It Was 20 Years Ago Today: MTV Unplugged With Eric Clapton

It’s hard to imagine, but 16 January 2012 marks the 20th Anniversary of the recording of Eric Clapton’s blockbuster album, Unplugged, before a live studio audience.  Back on 16 January 1992, 300 music fans boarded coaches in London that took them to Bray Studios, near Windsor. Little did they know music history would be made that night on Soundstage 1 as MTV filmed the opening episode of Unplugged’s third season. It would turn out to be some of the finest music ever recorded by Eric.

When MTV Unplugged with Eric Clapton debuted on television in March, it became the series’ highest rated show. It proved to be so popular, a “Part 2” featuring a few songs not included in the original broadcast was put together for broadcast in June. The resulting live album, released in August, became the biggest selling album of Eric’s career. On the 20th Anniversary of the filming and recording of this landmark work, the Where’s Eric! Team takes a look back at Clapton’s one and only all-acoustic concert.

The premise of MTV Unplugged was simple: musicians associated with amplified music would “unplug” from their amps and effects and go acoustic performing stripped down and sometimes radically reworked songs. By the time MTV approached Eric Clapton, Paul McCartney, Don Henley, Stevie Ray Vaughan, The Allman Brothers Band, Sting, Elvis Costello and others had been featured. With Eric’s episode, the show would have its finest moment. The music was minimalist, alternating between his pop songs and the traditional blues that influenced him as a youth. Eric would also debut five new songs, all penned in the months following the tragic death of his young son, Conor.

In an interview filmed the afternoon of the taping, Eric said, “When I first started playing, I played a lot of finger style. I could never really find the right combination of flat pick, finger picks or thumb picks so really the easiest way to learn to play – though it’s quite strenuous on the fingertips – is finger-style. I think you get a nice tone that way; there’s a beautiful sound to be gained from the finger actually touching the string. I wouldn’t mind trying it on electric. It’s something I just recently started to work on again.” One of the outgrowths from Unplugged was that Eric did indeed begin to play finger style on the electric guitar and the style continues to feature prominently in his live shows and recordings.

Back on 6 January 1992, BBC Radio 1 gave away 150 pairs of tickets for the taping. The question asked was a no brainer, even for casual music fans, “Where did Eric stay whilst recording ‘I Shot The Sheriff’?” Competition winners were told the show would take place at a “secret location”. They were also given a letter (pictured at left, click on it to enlarge), that read in part: “You should all be aware that sitting is not on a ‘first come first served basis.’ The producers of the show will allocate everybody their seats. This will depend on various points eg. colours that you are wearing etc. Please be patient while this process is happening.”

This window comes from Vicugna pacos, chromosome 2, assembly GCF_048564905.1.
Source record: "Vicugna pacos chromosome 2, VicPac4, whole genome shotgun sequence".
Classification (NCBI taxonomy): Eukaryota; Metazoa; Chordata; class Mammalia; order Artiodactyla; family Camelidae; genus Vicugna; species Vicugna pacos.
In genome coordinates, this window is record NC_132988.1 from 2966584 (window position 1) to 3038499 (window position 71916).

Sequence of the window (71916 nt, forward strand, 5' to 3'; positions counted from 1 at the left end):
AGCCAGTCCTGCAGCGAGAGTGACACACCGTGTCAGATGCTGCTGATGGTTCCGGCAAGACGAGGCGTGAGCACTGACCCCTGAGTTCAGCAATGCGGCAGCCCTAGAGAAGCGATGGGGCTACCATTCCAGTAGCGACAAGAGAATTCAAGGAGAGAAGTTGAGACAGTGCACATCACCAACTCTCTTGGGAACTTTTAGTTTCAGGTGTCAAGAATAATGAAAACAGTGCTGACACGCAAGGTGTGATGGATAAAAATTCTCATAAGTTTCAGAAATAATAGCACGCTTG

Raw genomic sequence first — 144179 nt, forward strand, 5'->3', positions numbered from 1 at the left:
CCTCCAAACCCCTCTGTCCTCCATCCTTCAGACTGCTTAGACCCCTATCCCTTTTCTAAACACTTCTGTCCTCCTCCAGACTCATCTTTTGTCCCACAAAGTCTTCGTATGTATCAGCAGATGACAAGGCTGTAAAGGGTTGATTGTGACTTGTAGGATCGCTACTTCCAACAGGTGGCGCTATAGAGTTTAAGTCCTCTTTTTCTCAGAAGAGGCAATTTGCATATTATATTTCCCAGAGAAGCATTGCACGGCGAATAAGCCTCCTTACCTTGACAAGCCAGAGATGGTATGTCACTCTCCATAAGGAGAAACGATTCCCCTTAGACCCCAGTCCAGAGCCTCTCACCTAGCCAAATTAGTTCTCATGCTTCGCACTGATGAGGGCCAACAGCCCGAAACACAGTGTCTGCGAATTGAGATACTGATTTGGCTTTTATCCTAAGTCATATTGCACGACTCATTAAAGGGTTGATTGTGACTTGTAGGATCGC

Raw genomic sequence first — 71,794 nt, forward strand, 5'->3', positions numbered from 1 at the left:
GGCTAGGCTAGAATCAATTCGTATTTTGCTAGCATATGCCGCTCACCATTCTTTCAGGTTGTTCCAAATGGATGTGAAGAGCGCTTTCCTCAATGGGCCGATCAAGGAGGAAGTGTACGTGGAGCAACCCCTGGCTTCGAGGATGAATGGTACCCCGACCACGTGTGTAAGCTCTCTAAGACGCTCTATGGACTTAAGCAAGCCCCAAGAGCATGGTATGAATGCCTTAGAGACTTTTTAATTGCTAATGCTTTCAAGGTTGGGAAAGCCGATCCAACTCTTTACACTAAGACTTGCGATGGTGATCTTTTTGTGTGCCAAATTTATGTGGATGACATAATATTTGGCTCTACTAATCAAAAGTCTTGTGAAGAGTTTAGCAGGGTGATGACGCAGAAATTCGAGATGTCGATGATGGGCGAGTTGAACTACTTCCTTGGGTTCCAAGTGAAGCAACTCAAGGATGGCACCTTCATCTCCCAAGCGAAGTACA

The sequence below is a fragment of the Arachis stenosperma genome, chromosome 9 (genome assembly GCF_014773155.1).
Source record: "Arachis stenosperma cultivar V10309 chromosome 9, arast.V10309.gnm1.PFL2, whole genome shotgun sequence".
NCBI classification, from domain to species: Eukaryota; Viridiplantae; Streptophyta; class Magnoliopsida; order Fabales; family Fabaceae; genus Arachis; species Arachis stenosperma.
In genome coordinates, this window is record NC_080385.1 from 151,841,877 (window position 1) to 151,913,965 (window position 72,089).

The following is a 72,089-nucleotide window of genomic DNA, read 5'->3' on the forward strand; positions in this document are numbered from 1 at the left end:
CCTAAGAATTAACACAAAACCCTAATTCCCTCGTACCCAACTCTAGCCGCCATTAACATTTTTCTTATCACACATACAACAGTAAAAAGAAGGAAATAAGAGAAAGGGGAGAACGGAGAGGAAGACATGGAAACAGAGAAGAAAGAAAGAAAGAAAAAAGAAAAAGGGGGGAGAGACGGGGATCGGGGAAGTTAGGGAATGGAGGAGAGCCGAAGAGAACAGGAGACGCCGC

After everyone was seated and some directions were given by the stage manager, Eric walked out to loud applause. He sat center stage with 6 and 12 string acoustic guitars and a dobro within easy reach. New band recruit Andy Fairweather Low (rhythm guitar and mandolin) was to his right and Nathan East (bass) to his left. Behind them were Steve Ferrone (drums), Ray Cooper (percussion), Chuck Leavell (piano) and Katie Kissoon and Tessa Niles (backing vocalists). It was a typical television shoot with a lot of stopping and starting over the course of two hours. Some songs had to be redone due to technical concerns.

Music historian and author Marc Roberty recently told WE!, “Eric was in fine form that night and I especially recall how emotional he looked after playing the songs he had written in memory of Conor. The different arrangements of some of his classic songs made the evening so special for me as I was so familiar with those songs in an electric setting.”

Eric and his band opened the two hour taping with the bouncy samba, “Signe” (the song order would be changed for the television broadcast and again for the home video release and CD; the interview segments would also be cut from the home video release). On Eric’s hand-penned set list – which can be glimpsed taped to a table next to him – it’s listed as “instrumental”. It was also the first public indication of Eric’s love of Brazilian music. Eric later said he wrote it on a yacht named Signe, which he had charted the previous summer. It was also the first song he wrote as part of his healing process after the death of his young son, Conor, the previous March.